Dig out your GPS to both mark the spot where you've begun your search and to create a breadcrumb trail. Also, remember that in blood-trailing, less is usually more. More than two people on the trail tends to produce too much noise and confusion. With just two people, one can stay focused solely on the blood trail while the other can use a light to scan ahead, using the brightest light you have at your disposal. I've used everything—headlamps, small flashlights, big flashlights, rechargeable handheld LED lights, gas lanterns, propane lanterns and halogen lights. Weak light will not illuminate blood as well as a strong light will. You can't have too much light.

In the excitement and anxiety of trying to find the animal, a hunter is very likely to track so fast that he misses sign. Go slow! Unless you are tracking in fast-falling heavy snow or heavy rain, there is zero danger in going slow and being methodical. Take care not to erase any blood sign or tracks. Try not to get frustrated if things aren't going well. Get down on your hands and knees to search for blood if you've lost the trail. If you can't find sign in one direction, return to the last known sign and start again. Sometimes that’s the only way you’ll find the animal. Don’t forget to look on the sides of bushes, trees and grass for blood wiped off as the animal passed by.


Be sure to mark the trail as you go. Reflective thumbtacks used to mark trails to and from stands or bright orange surveyor's tape can be a big help. Another good product for this are APALS (All-Purpose Adhesive Light Strips) from Brite-Strike (brite-strike.com). APALS arethin LED light strips that operate in three modes (fast strobe, slow strobe and steady on), run for up to 35 hours, and are waterproof and dustproof. They make great markers for following the trail or for marking the animal once it has been found if you have to leave and come back with help to get it out.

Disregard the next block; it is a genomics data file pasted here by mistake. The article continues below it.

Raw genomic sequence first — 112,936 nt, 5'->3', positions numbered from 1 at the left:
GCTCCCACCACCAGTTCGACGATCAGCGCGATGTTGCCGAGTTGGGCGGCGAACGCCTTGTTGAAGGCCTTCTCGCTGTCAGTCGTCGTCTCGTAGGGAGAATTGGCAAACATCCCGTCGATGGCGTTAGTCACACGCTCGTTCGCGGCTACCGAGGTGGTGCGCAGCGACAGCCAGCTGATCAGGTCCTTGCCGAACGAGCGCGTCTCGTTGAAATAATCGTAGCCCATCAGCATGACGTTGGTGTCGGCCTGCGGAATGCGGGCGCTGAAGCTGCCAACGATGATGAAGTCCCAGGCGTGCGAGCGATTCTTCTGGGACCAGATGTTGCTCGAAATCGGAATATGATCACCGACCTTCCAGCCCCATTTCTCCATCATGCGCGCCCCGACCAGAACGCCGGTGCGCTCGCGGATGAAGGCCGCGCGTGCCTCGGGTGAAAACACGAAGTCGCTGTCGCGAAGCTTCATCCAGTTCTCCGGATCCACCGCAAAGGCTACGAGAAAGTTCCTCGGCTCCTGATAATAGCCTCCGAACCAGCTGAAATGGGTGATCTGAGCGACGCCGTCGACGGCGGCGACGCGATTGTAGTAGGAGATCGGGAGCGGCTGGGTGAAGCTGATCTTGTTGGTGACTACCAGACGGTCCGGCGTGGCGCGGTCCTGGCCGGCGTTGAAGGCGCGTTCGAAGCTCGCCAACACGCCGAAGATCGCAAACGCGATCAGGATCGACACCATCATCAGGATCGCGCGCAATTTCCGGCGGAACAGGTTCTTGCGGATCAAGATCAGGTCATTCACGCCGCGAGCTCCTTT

If you jump the animal, it’s a good idea to back off for a while and give it more time to expire. If the trail becomes too hard to follow or simply goes cold, back out and start over at dawn.

The key is to follow the blood trail as if you were still-hunting a bedded buck or bull. Move slowly and quietly, mark your trail and use enough light, and the chances are good you'll eventually find the animal.


Blood-Trailing
Pair a headlamp with luminol to find your game.

See in the Dark

Hunters need adequate light to see while blood-trailing in the dark or near dark after sunset. Traditional flashlights can do the trick in a pinch, but hands-free lighting options are far superior in the field, where typically a hunter will be carrying other gear ranging from trail markers to a firearm or bow.

One tried-and-true hands-free option for hunters is Streamlight’s Green Trident LED Headlamp. Shock-proof and water-resistant, this headlamp was built with hunters in mind. Run time on the high (80 lumens) setting, which provides a light-beam distance of 126 meters, is five hours; on the green light LED setting (which helps preserve night vision) run time is 19 hours; on the low-light setting, it’s 63 hours. Three AAA batteries power the unit.

The head of the unit can be tilted 90 degrees, so you can adjust it quickly. The setting buttons for low, high and green are designed so that you can manipulate them with gloves on. The included headstrap is elastic, so it will both fit and stay in place while you find your game.

More information on the Streamlight Green Trident LED—along with a wide range of other lighting gear that Streamlight makes for hunters and anglers—can be found at streamlight.com.

When the trailing gets really tough, a spray containing luminol can save the night. Luminol-based products cause blood to glow, making iteasier to spot even the smallest specks both at night and under low-light conditions. Luminol is used by forensic investigators to detect trace amounts of blood left at crime scenes, as it reacts with the iron found in hemoglobin.

A luminol-based liquid can be sprayed evenly across the trail, and trace amounts of an activating oxidant in the blood will cause the luminol to emit a blue glow for a short period of time. Commercially, BlueStar (bluestar-forensic.com)  and Night Stalker Hunting Spray (nightstalkerspray.com) both make luminol-based products that work well. — David Johnson